Farm Happenings at Broadfork Farm
Back to Farm Happenings at Broadfork Farm

Farm Happenings for August 31, 2019

Posted on August 29th, 2019 by Janet Aardema

This "cold spell" in August is a visceral reminder that summer won't last forever. All of our summer crops are still doing very well, and the fall crops are looking nice in the field and in the greenhouse. (Pictured above is baby Dill plants waiting to get planted in the field.) We'll be able to harvest Kale soon-ish as the first fall crop. September is a month where there is a fabulous combination of summer and fall crops that we harvest. In October, fall crops really dominate. Fall crops are darker greens (Kale, Spinach, Hearty Greens Mix, plus a consistent return of our Salad Mix), things like Cabbage, Broccoli, Kohlrabi, and maybe even Brussels Sprouts. Herbs and Root crops also return (Radish, Turnip, Beets, Carrots), and we've planted a few hundred Butternut Squash and Acorn Squash and are crossing our fingers because historically those crops do not do well with our soil, climate, and organic management here on our farm. Stay tuned!

Meanwhile, we encourage you to try some summer crops that you've maybe shied away from. Okra and Eggplant? No problem! They are both versatile and delicious. We love Okra either roasted whole (put on a baking sheet with some oil, salt, and pepper), or sliced and included in any stir-fry. The variety we grow is unique. Called Burmese Okra, it has instructions to start picking it at 9 inches long! We pick it starting smaller than that, but it is good at a variety of lengths.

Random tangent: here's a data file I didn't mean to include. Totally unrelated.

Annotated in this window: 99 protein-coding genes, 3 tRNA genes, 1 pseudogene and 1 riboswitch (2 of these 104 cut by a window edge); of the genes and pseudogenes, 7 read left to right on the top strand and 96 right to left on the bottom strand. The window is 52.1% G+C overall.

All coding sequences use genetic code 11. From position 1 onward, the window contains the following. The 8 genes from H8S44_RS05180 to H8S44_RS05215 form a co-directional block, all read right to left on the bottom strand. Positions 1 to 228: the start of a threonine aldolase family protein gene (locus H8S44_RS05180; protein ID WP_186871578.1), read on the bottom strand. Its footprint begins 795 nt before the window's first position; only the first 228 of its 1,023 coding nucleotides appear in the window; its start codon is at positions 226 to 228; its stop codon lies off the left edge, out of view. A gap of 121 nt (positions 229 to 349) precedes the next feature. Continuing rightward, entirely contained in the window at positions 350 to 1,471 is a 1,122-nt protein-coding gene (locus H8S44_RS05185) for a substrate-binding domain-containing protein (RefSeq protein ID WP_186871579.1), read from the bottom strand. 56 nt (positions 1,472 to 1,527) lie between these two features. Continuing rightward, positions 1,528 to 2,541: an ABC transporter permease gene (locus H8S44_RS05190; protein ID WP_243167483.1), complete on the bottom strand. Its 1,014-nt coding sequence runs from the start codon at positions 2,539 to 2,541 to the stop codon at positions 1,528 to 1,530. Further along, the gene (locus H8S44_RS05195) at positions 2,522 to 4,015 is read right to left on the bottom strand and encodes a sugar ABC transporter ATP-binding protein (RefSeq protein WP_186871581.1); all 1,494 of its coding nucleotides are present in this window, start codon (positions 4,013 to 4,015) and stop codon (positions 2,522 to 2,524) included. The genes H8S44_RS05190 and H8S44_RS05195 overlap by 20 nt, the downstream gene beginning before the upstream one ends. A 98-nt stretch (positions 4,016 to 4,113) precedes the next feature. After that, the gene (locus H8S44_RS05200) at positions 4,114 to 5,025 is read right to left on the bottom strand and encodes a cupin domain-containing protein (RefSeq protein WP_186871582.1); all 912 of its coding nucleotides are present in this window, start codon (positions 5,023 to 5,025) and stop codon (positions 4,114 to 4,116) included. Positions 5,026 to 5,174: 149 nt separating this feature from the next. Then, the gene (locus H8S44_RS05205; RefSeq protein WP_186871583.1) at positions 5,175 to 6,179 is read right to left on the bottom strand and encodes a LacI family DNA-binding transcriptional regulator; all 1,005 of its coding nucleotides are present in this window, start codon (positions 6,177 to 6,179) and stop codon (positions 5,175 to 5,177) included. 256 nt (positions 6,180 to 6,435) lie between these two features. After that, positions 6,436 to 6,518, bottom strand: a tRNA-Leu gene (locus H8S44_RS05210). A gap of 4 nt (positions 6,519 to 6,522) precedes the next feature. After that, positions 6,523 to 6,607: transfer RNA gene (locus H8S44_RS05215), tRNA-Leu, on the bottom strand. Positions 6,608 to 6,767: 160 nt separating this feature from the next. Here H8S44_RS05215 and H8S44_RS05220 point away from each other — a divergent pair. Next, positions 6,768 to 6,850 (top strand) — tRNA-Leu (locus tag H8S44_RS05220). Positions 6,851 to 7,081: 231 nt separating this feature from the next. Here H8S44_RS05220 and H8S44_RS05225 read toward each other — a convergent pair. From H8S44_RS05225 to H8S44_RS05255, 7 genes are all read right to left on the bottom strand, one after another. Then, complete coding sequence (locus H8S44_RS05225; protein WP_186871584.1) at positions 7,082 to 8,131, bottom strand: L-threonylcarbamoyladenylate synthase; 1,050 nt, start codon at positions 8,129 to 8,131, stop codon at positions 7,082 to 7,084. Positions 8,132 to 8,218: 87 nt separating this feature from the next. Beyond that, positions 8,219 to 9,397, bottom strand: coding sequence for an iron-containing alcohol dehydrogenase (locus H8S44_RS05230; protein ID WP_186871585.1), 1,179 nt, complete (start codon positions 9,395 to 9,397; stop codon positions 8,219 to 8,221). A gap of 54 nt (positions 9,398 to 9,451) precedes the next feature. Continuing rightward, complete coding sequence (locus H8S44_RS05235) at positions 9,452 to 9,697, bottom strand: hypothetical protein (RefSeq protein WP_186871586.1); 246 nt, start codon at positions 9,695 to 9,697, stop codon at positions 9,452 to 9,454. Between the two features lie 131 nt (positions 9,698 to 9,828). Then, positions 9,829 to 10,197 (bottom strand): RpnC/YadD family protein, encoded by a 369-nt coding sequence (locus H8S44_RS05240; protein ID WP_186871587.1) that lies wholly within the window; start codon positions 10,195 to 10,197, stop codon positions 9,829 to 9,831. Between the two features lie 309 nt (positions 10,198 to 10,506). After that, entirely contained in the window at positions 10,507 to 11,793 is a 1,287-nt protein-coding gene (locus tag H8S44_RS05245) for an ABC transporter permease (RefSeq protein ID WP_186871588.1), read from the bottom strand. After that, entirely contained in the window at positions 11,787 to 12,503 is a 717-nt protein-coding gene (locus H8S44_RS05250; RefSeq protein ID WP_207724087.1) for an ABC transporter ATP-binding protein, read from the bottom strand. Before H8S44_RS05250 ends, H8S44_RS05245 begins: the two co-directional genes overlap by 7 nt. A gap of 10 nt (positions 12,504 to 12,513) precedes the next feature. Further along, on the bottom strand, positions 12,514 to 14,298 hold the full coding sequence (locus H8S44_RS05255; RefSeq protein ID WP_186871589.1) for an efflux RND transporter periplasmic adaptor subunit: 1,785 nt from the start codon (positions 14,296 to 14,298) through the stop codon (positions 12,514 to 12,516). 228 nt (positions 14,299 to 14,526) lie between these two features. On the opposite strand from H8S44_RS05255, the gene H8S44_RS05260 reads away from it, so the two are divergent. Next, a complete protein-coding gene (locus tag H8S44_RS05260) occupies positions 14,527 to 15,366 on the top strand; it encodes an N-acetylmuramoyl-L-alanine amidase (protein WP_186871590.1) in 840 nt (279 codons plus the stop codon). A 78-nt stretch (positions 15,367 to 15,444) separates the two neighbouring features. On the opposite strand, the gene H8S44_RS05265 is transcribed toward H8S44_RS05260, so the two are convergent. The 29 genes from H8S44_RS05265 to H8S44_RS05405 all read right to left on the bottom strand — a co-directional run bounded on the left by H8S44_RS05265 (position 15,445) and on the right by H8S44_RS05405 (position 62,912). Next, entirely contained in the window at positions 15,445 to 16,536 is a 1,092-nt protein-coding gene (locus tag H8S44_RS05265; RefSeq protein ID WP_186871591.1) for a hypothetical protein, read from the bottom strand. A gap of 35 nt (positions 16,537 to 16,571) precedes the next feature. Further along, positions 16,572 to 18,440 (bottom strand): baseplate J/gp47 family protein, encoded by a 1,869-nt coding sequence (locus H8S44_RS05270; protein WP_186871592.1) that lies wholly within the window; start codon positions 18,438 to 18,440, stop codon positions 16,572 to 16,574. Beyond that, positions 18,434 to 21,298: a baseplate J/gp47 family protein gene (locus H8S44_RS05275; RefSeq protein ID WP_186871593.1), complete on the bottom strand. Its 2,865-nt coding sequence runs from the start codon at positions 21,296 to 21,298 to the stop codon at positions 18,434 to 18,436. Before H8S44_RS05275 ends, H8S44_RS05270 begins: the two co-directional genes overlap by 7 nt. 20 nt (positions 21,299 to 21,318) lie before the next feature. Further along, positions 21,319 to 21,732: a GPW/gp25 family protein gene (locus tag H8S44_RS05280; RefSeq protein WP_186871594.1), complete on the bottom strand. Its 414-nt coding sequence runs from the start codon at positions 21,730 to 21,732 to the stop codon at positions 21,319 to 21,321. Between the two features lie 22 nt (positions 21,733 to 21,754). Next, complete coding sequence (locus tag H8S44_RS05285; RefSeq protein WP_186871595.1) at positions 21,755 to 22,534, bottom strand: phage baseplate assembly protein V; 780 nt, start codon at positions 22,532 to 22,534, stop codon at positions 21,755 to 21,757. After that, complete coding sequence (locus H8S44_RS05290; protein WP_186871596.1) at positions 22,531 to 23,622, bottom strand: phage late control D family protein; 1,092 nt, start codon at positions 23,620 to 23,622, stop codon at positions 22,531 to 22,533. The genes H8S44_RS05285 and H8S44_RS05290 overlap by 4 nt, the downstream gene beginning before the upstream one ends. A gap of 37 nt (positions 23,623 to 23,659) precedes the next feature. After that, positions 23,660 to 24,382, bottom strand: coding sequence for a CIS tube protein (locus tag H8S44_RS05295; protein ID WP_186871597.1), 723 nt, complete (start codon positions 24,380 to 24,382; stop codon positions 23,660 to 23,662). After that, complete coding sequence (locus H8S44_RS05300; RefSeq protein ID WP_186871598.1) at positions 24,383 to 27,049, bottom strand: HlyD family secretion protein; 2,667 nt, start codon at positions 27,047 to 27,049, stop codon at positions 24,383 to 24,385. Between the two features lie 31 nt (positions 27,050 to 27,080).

Our favorite way to prepare Eggplant is to slice (lengthwise for the little Fairy Tale Eggplants, or into rounds for our Round Italian Eggplants), drizzle with Balsamic Vinegar, top with ground sea salt and black pepper, and roast (or grill) until tender. In the oven this is at 375 or 400 and watch them until they are cooked. You could then sprinkle some feta cheese on top if you wish. 

Meanwhile, grilled squash is still a treat around our house, and we've been including squash as a pizza topping, in calzones, and in frittata. Historically in August our summer squash plants haven't lived to produce fruits very long, so we plant extra to make up for it. This year, the plants have stayed alive and producing twice as long as usual, so we have way more summer squash than usual! There is bulk summer squash available in the "Extras" section. You can grill and make zucchini bread (use them interchangeably!) to your hearts' delight, and you can shred it and freeze for making zucchini bread this fall and winter. (Pro-tip: freeze shredded squash in measured quantities that correlate with your favorite recipe, and label your freezer bag as such. Whoot!) 

Enjoy your options this week, and let us know if you're making something you want to tell others about!
-Janet & Dan